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Title: Community of Dodgertown
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As told to June Hildenbrand

Dodgertown is a very small community, located about 3 1/2 miles north and 1 mile west of Independence.

In consists of a group of six to eight homes. Have not been able to find anyone that known how the community was started or why it carries this name. We do know that it has been in existence before the year 1903.

Some of the families that lived there at that time were:
William and Sarah Crane and five children - four sons, Arthur, Chauncey (Tom), Cecil and Fred and May (Babe) Crane Berlin.
Charles Crane and family of five children
Bill Beaver and Lornie - seven children
William & Dora Farmer - adopted son
Kenneth "Happy" Rhode
George and Sally Shonkwiler
Walter and Clara (McFerran) Brutus and family lived at the east end of the community, but not right in it.

A schoolhouse was moved from below the Henry Brutus Farm across the fields to over on the main road from Independence to Green Hill below the John Benson property. Called Bunker Hill School, later called Benson School.

As small as this community was the township line divided it causing part of the children to go to Bunker Hill and part to Gravel Road School, (located 1/8 mile south of Merle Fellure's residence).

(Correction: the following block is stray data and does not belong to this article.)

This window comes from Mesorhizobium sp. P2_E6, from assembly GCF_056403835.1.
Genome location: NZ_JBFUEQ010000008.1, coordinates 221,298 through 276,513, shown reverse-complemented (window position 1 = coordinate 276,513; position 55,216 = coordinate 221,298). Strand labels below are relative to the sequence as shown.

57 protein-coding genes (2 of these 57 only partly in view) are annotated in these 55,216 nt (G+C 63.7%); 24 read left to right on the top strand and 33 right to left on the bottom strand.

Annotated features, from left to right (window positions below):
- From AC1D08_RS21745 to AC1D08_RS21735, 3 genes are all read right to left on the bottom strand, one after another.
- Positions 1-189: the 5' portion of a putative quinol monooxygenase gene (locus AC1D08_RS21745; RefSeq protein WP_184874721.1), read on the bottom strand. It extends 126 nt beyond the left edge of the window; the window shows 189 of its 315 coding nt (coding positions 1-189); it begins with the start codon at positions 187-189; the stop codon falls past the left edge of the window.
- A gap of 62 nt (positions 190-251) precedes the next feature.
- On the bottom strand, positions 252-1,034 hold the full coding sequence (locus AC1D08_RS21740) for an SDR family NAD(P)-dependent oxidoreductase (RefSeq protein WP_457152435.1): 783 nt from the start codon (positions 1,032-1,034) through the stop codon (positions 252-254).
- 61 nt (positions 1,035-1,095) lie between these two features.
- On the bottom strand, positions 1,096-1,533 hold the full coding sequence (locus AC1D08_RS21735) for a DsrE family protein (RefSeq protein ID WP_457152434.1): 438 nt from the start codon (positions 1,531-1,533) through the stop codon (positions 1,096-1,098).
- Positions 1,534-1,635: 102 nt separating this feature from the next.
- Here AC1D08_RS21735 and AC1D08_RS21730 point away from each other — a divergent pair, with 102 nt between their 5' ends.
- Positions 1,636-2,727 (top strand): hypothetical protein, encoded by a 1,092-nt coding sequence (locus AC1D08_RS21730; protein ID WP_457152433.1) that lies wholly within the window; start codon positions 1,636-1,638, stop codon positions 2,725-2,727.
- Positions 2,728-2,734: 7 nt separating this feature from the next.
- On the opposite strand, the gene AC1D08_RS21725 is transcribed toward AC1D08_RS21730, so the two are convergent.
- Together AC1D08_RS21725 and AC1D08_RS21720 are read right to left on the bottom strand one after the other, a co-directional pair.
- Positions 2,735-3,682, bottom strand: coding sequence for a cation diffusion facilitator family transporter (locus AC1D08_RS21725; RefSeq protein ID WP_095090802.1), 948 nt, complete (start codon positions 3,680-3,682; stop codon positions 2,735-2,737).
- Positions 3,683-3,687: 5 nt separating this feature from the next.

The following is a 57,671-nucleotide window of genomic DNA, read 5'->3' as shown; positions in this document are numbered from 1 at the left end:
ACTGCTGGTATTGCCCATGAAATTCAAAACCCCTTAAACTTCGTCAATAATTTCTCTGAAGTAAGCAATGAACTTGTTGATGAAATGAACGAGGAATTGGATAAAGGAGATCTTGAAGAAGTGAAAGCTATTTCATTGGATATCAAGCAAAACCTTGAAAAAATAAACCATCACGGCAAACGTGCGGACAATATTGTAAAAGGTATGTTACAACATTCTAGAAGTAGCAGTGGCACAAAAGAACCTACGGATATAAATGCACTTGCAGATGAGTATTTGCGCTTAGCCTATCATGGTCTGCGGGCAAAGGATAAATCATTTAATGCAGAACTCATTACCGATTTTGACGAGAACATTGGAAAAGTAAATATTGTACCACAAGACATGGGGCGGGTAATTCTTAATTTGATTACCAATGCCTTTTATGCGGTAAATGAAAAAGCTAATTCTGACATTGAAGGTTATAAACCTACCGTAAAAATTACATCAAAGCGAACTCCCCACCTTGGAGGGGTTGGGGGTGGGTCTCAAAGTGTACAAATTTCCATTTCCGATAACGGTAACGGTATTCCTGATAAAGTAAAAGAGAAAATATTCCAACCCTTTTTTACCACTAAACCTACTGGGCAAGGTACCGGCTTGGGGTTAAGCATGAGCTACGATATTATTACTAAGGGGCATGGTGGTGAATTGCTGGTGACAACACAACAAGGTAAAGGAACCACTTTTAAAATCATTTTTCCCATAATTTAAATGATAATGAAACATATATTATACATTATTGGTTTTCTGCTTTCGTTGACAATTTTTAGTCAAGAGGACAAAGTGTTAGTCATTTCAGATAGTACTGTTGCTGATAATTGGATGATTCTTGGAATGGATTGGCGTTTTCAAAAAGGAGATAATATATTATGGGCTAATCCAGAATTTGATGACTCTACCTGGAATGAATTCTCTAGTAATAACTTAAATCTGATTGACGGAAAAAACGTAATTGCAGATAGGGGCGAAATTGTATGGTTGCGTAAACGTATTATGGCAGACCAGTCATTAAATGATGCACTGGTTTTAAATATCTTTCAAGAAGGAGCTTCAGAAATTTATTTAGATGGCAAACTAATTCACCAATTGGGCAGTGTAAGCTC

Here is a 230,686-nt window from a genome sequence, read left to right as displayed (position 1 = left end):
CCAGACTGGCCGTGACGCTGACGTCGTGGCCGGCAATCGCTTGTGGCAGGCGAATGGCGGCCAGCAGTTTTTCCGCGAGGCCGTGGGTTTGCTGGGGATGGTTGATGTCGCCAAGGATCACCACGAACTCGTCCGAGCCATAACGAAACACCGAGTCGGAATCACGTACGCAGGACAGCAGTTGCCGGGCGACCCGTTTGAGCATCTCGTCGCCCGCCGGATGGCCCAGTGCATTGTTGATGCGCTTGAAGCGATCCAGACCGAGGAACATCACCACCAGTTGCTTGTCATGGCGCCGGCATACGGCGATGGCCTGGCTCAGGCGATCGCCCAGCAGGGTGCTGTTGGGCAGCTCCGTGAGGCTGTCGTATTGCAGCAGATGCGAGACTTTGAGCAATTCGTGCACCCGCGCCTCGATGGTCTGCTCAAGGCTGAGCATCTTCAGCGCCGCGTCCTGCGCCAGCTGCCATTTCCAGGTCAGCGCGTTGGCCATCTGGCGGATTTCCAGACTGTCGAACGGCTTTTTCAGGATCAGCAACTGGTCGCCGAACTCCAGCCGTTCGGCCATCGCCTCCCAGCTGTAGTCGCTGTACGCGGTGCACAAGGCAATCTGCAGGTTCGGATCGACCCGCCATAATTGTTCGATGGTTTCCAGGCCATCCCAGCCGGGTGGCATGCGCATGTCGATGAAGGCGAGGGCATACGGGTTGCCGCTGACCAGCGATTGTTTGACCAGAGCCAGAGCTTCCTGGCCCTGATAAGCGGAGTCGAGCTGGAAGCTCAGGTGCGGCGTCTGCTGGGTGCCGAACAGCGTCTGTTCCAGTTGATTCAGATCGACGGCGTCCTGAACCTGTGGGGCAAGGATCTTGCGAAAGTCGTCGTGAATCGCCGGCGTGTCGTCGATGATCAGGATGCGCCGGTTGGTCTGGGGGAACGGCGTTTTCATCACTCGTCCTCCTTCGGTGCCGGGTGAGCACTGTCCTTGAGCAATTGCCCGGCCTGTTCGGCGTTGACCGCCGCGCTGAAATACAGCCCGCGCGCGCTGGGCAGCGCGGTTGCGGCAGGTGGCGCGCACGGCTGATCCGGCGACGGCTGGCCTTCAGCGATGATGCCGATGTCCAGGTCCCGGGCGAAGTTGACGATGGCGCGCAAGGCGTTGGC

May (Babe) Crane and brother, Fred, rode a horse bareback to Bunker Hill School. She remembers that her brother would sometimes have to hold her feet up to keep them from dragging in the snow. Sometime they would pick up Nellie (Brutus) Weigle and take her. They took her to her first day of school. Merton Knowles was the teacher. Some others that attended were: Lois and Elizabeth (Bader) Whitsel, Paul and Glen Mann, Vern and Ruth (Benson) Faye, Nell (Brutus) Weigle, Lee Morgan.

Sarah Crane, daughter May (Babe), Tom and Fred moved to Attica when Babe was 14 years old because of their dire circumstances. The older boys were married. The father stayed in Dodgertown to look after the place and work for area farmers.

Near this little community lived a man named Ulylesses Leslee, that had a one-horse covered spring wagon. He carried all kinds of things such as - needles, pins, lace, elastic, thread, pots and pans, extracts, etc. he would trade for eggs or chickens. No one had much money at this time, nor did they go to town often. The children were always glad to see what he had crammed into the small space. Also it broke the monotony of the daily living.

Families still living in this group are: Mrs. Oscar (Mary Davis) Watkins and son, Oral, Bryant family, Jim Swindle, Tracy Markley, and at the west end, Bob and Shirley Markley.

Date: 4/1/1990
Origin: Backward Glances
Author: Mrs. John "Babe" Berlin and Nellie Brutus Weigle
Record ID: 00000096
Type: Book
Source Archive: Williamsport-Washington Township Public Library
Date Entered: 8/10/2001
Entered By: Amber M Knipe

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